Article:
The scientific conference “Our Common Future under Climate Change" (CFCC), with over 2,200 participating scientists from nearly one hundred countries, took place from July 6th to 10th in Paris. The conference is considered the largest meeting of experts ahead of the 21st Conference of the Parties (COP 21) within the UN Framework Convention on Climate Change. In December 2015, a new agreement should be decided upon in Paris concerning binding targets for reducing greenhouse gas emissions.
Building on the results of the Fifth Assessment Report by the IPCC (Intergovernmental Panel on Climate Change), key topics were addressed at the CFCC, presenting climate change in a broad context of global change. Prevention as well as adaptation options were discussed.
The conference was structured under the following four topic groups:
• Latest knowledge on climate change:
Current knowledge stemming from both the natural and social sciences was compiled concerning observed changes in the climate system.
• Landscapes of our common future:
Impact of future climate change scenarios for the near future as well as for the end of the 21st century were considered in and between various sectors and systems.
• Answers to climate change challenges:
Both prevention and adaptation possibilities were discussed, particularly scientific and technological breakthroughs as well as barriers, conflicting objectives, additional benefits, risks and feedbacks.
• Collective action and transformative solutions:
Transformative solutions were investigated from a sector-spanning perspective in regards to climate change to achieve integrated solutions.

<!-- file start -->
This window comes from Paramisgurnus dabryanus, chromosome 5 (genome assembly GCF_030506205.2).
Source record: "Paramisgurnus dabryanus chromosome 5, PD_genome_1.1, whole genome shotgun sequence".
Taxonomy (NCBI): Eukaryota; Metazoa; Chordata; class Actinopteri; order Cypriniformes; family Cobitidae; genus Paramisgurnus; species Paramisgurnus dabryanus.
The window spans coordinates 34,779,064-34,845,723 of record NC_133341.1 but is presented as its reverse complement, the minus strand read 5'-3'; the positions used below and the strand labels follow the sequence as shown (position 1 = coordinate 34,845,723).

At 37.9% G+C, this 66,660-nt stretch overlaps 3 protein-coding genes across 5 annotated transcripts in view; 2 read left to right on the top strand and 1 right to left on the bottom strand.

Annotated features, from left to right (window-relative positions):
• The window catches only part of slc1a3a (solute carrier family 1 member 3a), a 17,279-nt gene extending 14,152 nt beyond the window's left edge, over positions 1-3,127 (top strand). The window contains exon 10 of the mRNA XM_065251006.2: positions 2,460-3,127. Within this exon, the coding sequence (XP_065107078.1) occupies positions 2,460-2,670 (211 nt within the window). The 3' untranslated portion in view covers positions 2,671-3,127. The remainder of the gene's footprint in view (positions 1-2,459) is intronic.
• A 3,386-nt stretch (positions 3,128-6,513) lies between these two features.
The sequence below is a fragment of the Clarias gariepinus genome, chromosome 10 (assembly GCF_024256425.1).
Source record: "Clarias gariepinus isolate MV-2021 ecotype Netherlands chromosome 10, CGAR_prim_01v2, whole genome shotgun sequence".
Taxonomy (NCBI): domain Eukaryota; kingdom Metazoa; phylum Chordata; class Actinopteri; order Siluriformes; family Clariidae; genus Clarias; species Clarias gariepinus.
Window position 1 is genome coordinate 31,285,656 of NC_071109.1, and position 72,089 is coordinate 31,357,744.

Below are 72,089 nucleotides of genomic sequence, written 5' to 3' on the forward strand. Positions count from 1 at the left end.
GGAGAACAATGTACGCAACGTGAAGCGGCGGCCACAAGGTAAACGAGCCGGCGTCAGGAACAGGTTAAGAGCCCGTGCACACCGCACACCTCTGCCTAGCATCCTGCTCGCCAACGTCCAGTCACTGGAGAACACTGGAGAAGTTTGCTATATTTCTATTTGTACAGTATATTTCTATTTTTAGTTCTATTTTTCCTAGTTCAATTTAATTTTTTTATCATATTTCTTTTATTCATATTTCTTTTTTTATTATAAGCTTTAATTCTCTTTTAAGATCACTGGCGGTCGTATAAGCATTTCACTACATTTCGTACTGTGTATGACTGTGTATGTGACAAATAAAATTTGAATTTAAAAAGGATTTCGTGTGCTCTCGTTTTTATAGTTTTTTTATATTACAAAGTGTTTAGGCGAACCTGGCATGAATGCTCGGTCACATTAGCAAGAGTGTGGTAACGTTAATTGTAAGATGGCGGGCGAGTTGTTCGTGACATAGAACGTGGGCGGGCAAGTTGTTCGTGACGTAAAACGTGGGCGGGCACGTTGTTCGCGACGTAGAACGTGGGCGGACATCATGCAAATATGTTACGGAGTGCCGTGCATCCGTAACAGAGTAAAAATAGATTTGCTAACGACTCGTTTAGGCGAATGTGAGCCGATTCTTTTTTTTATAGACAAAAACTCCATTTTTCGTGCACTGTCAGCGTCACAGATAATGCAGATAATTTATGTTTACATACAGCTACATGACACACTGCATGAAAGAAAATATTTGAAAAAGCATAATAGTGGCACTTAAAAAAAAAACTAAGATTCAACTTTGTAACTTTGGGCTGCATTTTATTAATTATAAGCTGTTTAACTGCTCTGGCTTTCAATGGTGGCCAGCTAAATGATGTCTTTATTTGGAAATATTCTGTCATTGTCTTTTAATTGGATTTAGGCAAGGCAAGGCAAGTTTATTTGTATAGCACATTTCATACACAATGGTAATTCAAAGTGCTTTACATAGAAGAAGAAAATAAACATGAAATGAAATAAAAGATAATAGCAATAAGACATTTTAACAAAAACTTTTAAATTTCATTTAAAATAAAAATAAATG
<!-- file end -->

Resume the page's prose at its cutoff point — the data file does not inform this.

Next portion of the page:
Complete information is available under the conference abstracts and at the conference presentations site.
The Climate Service Center Germany (GERICS) was actively involved in the conference. The director of the center, Dr. Daniela Jacob, led the session “Multi-sectoral analysis of risks to climate change (hot spots) at 2 °C warming”. The effects on Europe and around the world of a 2°C or more global warming compared to the European and global pre-industrial temperature levels were discussed during the session. Many Mediterranean regions are already suffering from water stress, something that is extremely problematic for small islands. One multi-sectoral analysis presented in the session showed that the projected lower precipitation and higher temperatures are having a severe negative impact on the local water resources on Crete. Possible adaptation measures concerning water scarcity must contain “soft” measures (e.g., behavioural changes), as well as investments in infrastructure to ensure that sufficient water is made reliably available in the future.
In her keynote presentation, Daniela Jacob presented insights from the European research project IMPACT2C. She also discussed important new concepts from the IPCC’s Fifth Assessment Report. As lead author of the chapter on Europe in the second volume of the IPCC report, she presented important results concerning the effects of climate change on various sectors in Europe.
GERICS offers assistance for reading the three volumes of the Fifth Assessment Report: "IPCC Made Easy”. The information sheet guides readers through selected original documents from the latest global climate report, offering the audience a closer look at the publication without interpretation or evaluation.
A few aspects* of the "IPCC Made Easy" are presented below, which point out particular concerns for Europe as well as multi-sector information, co-benefits, and inadvertent consequences of adaptation and climate protection. The pertinent “Confidence Statement” ** reflects the degree of understanding and scientific agreement on the discussed phenomenon.